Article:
Norwegian | English

  • Art and Political Ecology (II)
    Our second issue in this short series continues exploring the field of art and political ecology, focusing particularly on our journal’s central question of art and its meaningfulness/ agency as a local phenomenon.
  • Appealing for an Alternative: Ecology and Environmentalism in Joseph Beuys’ Projects of Social Sculpture
    The concept of social sculpture, which Beuys developed in the early 1970s, centered on the belief that art could include the entire process of living — thoughts, actions, conversation, and objects — and therefore could be enacted by a wide range of people beyond artists.
  • An eco-aesthetic for economization? Non-modern social practices of art and ecology.
    Theorists of new economic geography give cities the advise that they should facilitate the participation of artists and creatives from various sectors to encourage economic and urban development. If art and creativity have become a central factor in the economic development, the next, crucial question would be: have they lost all critical possibilities?
  • Eco-Specificity: Performing the Heterogeneous Centre of The Ecological Imperative
    Sites of performance, of exhibition or display are revealed to be culturally specific situations that generate particular contexts, ethics and narratives regarding art, art history and society. Community involvement and the social division between the notions of the public and the private, is strongly associated to the ethos that is generated during the performance of site and eco-specific art projects.
  • Allora and Calzadilla’s tangible ecologies
    While eco-political art is usually directly related to activism or specific ecological problems, another – less direct but more sensory – artistic approach brings abstract concepts such as ecology, climate change or nature, closer to human experience. Some of the most effective artists working in this sensory realm are the duo Jennifer Allora and Guillermo Calzadilla, whose artworks reignite our connection with the Earth and in doing so make ecology palpable.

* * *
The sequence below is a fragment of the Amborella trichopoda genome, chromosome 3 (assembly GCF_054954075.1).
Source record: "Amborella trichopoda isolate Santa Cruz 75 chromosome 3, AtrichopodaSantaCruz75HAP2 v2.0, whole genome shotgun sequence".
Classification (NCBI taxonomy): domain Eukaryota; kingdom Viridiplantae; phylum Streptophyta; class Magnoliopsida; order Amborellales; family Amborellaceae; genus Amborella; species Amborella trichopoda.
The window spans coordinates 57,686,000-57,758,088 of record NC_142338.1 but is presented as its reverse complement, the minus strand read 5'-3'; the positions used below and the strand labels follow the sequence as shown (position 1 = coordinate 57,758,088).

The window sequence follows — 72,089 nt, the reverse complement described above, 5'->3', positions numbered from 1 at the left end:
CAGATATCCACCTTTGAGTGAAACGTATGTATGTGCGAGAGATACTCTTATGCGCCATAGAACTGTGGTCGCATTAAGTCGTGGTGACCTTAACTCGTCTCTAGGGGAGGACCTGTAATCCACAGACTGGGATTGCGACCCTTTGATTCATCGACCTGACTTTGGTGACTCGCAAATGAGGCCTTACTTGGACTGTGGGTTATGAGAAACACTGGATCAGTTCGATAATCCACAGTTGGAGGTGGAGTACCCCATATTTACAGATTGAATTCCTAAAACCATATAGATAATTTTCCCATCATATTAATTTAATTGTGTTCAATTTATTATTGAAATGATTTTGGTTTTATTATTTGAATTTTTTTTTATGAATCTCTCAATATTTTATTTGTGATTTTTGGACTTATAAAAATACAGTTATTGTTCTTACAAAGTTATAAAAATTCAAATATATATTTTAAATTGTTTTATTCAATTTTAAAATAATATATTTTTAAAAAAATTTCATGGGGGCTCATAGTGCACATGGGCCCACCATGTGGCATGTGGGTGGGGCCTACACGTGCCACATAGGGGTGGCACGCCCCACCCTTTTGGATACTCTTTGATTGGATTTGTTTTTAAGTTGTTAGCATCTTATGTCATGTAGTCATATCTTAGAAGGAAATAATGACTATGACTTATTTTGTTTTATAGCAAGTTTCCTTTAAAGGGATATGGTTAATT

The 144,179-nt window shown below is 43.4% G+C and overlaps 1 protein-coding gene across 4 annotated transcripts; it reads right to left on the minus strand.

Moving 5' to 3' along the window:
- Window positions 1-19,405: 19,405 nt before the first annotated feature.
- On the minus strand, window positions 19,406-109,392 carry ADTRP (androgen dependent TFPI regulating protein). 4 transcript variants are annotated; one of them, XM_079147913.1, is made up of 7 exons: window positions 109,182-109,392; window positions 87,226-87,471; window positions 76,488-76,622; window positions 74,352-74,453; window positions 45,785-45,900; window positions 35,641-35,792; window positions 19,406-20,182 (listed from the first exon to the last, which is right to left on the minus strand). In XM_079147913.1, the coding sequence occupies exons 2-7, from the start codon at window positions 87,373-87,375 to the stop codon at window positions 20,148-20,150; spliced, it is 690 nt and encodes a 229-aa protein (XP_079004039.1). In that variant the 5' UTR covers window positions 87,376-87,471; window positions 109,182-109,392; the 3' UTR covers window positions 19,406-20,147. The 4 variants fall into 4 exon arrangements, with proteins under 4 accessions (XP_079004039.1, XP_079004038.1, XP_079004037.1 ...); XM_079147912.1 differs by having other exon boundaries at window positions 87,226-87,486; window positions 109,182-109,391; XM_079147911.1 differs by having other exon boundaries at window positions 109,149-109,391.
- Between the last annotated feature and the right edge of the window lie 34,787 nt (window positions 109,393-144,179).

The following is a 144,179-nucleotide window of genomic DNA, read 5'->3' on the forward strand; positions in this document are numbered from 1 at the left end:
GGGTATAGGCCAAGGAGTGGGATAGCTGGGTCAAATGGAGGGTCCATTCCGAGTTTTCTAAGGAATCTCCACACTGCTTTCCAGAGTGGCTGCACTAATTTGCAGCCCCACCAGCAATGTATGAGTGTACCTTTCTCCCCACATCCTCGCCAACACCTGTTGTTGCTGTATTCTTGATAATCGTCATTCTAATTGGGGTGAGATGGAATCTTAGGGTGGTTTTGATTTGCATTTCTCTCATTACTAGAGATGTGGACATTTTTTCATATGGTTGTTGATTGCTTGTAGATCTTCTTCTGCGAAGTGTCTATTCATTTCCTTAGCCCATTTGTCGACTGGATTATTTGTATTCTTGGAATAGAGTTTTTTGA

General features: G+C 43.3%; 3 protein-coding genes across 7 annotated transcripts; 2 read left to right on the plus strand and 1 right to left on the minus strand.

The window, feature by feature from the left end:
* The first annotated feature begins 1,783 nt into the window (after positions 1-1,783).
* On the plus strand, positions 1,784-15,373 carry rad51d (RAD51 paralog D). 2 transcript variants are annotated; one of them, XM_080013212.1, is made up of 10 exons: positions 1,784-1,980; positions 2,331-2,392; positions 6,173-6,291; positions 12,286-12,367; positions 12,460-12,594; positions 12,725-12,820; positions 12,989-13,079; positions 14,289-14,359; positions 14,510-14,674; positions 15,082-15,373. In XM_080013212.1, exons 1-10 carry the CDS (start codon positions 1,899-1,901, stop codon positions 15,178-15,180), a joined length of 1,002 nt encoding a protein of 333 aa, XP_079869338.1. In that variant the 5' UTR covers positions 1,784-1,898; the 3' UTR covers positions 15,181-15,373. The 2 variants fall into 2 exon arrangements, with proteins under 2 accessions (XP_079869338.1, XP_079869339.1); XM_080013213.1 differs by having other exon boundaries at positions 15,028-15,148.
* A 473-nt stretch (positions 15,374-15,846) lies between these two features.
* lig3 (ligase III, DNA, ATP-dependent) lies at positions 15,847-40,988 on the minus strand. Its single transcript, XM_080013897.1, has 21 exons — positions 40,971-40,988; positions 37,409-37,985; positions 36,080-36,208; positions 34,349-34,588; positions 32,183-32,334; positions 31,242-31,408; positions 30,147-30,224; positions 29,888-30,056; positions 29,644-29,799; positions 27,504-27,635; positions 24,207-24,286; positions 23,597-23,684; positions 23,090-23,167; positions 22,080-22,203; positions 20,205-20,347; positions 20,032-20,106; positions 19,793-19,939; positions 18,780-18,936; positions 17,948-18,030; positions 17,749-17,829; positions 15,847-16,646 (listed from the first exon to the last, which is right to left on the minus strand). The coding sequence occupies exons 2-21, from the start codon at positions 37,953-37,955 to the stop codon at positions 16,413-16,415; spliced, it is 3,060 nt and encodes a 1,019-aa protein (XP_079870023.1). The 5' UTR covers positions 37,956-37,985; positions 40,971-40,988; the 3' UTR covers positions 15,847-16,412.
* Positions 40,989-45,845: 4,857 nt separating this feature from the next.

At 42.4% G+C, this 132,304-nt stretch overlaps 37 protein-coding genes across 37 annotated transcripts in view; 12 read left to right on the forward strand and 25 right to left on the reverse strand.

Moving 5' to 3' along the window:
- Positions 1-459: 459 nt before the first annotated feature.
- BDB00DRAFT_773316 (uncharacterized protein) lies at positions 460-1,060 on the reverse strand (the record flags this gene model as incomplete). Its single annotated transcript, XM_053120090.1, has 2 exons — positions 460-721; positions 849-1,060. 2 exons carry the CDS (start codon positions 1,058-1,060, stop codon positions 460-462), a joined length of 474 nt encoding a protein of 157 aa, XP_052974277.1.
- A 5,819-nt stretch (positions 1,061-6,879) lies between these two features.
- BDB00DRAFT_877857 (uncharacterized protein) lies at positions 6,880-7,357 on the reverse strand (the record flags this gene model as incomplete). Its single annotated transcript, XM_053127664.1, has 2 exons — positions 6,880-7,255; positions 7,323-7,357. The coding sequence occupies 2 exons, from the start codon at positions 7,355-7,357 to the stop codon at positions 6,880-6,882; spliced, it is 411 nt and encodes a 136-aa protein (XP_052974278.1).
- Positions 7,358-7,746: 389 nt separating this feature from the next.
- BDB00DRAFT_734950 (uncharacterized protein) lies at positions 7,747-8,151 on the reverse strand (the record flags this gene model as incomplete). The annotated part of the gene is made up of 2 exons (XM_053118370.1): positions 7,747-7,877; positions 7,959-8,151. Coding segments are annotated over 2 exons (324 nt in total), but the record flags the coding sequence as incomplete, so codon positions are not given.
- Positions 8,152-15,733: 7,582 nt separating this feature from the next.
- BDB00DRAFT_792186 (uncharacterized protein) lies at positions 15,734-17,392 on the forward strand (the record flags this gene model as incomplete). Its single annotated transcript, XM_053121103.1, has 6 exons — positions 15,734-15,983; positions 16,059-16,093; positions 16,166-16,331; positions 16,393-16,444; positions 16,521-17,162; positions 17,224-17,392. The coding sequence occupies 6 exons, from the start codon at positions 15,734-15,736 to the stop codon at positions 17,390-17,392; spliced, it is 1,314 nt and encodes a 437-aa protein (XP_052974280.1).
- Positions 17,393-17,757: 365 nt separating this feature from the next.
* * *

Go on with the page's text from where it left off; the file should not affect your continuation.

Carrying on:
• KEPONE. A Performance Triptych against Soil Poisoning
    Chlordécone was classified as endocrine disruptor as early as in 1979 by the World Health Organization (Boughriet, 2012). The first identification of high Chlordecone rates happened at the border customs in Le Havre (France), where a sweet patato shipment actually was refused entry to Metropolitan territory. Thus, the struggle against Chlordecone started in Metropolitan France and was not initiated in the impacted territories straight away.
  • Urban Songlines: (re-) thinking coownership of public space
    These Urban Songlines tell the stories of places, the possibility for relating to them through their histories, presents and futures, linked to the symbols of our culture already familiar to us; myths, legends, fairytales, scientific inventions, popular belief and poetry. The buildings, bridges and squares are translated into music to give voice to our architecture, unlocking the potential to see our daily environment in different ways by listening to spaces as opposed to seeing or inhabiting.
  • Interview: Hans Ulrich Obrist
    - There is a sort of expansion where the walls of the silos are becoming porous, but where this is not necessarily a question of art or architecture. Alexander Dorner, the famous director of the State Museum of Hanover at the beginning of the 20th century, said that it was necessary to find « ways beyond art ».
  • Yuko Hasegawa: New Sensorium – Exiting from the Failures of Modernization
    - Human beings make decisions and balances. Ecology, however, is a question of for what, and for whom? Bacterias and virus are also part of the ecology, we have to start thinking about them as equivalent platforms to ours. Ecology is too much thinking from a human being point of view, from a utilitarian perspective.